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Protocol

ObservableObject

An object that publishes its changes.

Declaration

protocol ObservableObject : AnyObject

Overview

Understanding ObservableObject

The ObservableObject protocol definition is as follows:

public protocol ObservableObject: AnyObject {
    associatedtype ObjectWillChangePublisher: Publisher

    var objectWillChange: ObjectWillChangePublisher { get }
}
ObservableObject has one simple requirement - the objectWillChange publisher. The objectWillChange publisher is responsible for emitting just before the object changes.

This requirement is fundamental to how the SwiftUI runtime interacts with your object-based data models. It allows the runtime to react to changes in your data, and queue view updates for the UI's next render cycle.

Using ObservableObject

To conform to ObservableObject, simply add it to the class definition.

class AppModel: ObservableObject {
    @Published var foo: Bool = false
}
ObservableObject provides a default implementation for objectWillChange using Combine/ObservableObjectPublisher.

To trigger objectWillChange events when your data changes, annotate your properties with the @Published property wrapper. Adding @Published to a variable causes the object to emit an objectWillChange event any time that variable is modified.

Note: This only works if you are using the default ObservableObject implementation, or if objectWillChange is an instance of ObservableObjectPublisher. If you use a custom Publisher type, you are responsible for triggering updates yourself.

Manually triggering objectWillChange

You can also manually trigger updates by calling ObservableObjectPublisher/send().

This is useful for cases where @Published does not suffice. For example:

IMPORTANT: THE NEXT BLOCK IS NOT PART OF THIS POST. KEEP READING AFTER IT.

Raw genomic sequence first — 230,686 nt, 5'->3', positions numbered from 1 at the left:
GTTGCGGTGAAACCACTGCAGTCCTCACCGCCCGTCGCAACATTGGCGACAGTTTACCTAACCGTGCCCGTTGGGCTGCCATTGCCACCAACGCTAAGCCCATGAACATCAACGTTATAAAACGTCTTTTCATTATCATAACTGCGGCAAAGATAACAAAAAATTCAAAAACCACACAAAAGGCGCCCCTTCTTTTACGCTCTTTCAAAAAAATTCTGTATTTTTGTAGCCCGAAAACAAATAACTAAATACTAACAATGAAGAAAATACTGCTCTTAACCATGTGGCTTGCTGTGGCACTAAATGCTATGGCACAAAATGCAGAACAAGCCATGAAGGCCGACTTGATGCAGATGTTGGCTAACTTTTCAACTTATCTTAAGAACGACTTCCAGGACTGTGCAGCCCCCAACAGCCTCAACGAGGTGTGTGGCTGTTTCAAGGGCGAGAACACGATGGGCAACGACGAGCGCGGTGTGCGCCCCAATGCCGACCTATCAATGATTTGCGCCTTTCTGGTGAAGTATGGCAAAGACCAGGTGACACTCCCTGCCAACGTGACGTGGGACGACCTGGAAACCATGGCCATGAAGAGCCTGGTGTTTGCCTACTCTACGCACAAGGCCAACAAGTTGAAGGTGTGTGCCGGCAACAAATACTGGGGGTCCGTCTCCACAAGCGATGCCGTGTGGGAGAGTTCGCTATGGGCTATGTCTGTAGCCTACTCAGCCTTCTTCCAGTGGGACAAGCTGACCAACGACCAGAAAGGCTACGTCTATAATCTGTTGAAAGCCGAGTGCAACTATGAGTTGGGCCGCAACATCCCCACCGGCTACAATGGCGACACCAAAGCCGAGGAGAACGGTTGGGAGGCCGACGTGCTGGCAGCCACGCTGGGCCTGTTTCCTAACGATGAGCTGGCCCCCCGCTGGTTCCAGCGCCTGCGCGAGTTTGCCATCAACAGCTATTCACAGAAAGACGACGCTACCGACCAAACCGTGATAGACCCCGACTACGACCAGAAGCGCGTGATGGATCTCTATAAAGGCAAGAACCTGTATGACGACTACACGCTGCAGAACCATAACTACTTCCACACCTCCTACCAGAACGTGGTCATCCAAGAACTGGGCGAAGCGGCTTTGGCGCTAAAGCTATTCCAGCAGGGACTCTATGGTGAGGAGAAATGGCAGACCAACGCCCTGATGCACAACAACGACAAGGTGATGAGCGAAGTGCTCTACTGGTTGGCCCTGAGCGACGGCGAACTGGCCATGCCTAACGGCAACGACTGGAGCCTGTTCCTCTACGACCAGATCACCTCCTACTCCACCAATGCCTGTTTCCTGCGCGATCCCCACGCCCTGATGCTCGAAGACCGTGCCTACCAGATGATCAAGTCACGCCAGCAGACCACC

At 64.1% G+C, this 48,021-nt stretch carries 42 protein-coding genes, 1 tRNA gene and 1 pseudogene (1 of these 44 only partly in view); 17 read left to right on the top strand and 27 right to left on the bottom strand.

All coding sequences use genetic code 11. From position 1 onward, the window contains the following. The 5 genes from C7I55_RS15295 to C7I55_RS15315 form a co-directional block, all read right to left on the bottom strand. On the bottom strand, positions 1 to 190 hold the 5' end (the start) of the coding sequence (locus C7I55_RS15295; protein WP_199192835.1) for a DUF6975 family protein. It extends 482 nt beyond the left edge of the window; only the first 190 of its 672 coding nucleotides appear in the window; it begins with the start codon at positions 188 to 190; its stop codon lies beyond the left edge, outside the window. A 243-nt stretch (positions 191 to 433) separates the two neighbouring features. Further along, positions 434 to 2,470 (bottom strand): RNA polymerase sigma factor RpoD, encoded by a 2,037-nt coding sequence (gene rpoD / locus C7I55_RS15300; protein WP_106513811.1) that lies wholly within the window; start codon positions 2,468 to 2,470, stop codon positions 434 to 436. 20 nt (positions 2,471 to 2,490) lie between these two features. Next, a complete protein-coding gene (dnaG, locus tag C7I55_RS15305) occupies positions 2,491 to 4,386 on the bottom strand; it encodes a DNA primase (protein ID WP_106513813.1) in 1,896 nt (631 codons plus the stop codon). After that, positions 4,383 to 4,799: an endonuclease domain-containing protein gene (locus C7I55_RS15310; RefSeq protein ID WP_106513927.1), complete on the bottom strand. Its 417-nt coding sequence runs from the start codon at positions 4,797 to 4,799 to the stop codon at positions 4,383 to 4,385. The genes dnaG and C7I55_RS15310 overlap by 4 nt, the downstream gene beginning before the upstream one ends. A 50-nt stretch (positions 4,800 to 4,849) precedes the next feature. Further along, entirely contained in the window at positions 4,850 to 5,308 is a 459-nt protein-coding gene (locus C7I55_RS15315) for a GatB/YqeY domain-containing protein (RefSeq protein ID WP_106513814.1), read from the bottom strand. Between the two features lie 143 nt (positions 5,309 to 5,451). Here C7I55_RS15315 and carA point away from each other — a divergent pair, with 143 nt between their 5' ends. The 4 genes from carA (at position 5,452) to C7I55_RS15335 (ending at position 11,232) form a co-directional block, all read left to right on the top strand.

class AppModel: ObservableObject {
    class ChildModel {
        var foo: String = "Apple"
    }

    var childModel = ChildModel()

    func updateChildModel() {
        childModel.foo = "Banana"

        objectWillChange.send()
    }
}
In this example, AppModel holds a reference to a child model, ChildModel. Adding a @Published to the childModel variable would have no effect because ChildModel is a class and not a value type. Therefore, to emit a change event, you must manually call objectWillChange.send() when updating the child model.

Using a custom publisher

In some cases, you may want to use a custom Publisher type for objectWillChange. For example:

class AppModel: ObservableObject {
    public let objectWillChange = PassthroughSubject<Void, Never>()
}
This example uses a Combine/PassthroughSubject for its objectWillChange requirement. A passthrough subject is a publisher that lets you send values manually (i.e. "passes through" any values sent to it).

  • Note: The @Published property wrapper does not work with custom publishers. If you use a custom publisher, you are responsible for updating the object yourself. For example:

class AppModel: ObservableObject {
    public let objectWillChange = PassthroughSubject<Void, Never>()

    var foo: Bool = false {
        willSet {
            objectWillChange.send()
        }
    }
}
Here objectWillChange.send() is manually called everytime foo is about to update, using the willSet observer.

Using ObservableObject with SwiftUI

An observable object can be used to drive changes in a View, via three property wrapper types:

  • @ObservedObject
  • @EnvironmentObject
  • @StateObject

Usage with @StateObject

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class AppModel: ObservableObject {
    @Published var foo: Bool = false
}

struct ContentView: View {
    @StateObject var appModel = AppModel()

    var body: some View {
        Toggle("Foo", isOn: $appModel.foo)
    }
}

Availability

iOS 13.0+

macOS 10.15+

tvOS 13.0+

watchOS 6.0+

Topics


Instance Property

objectWillChange A publisher that emits before the object has changed.


Associated Type

ObjectWillChangePublisher The type of publisher that emits before the object has changed.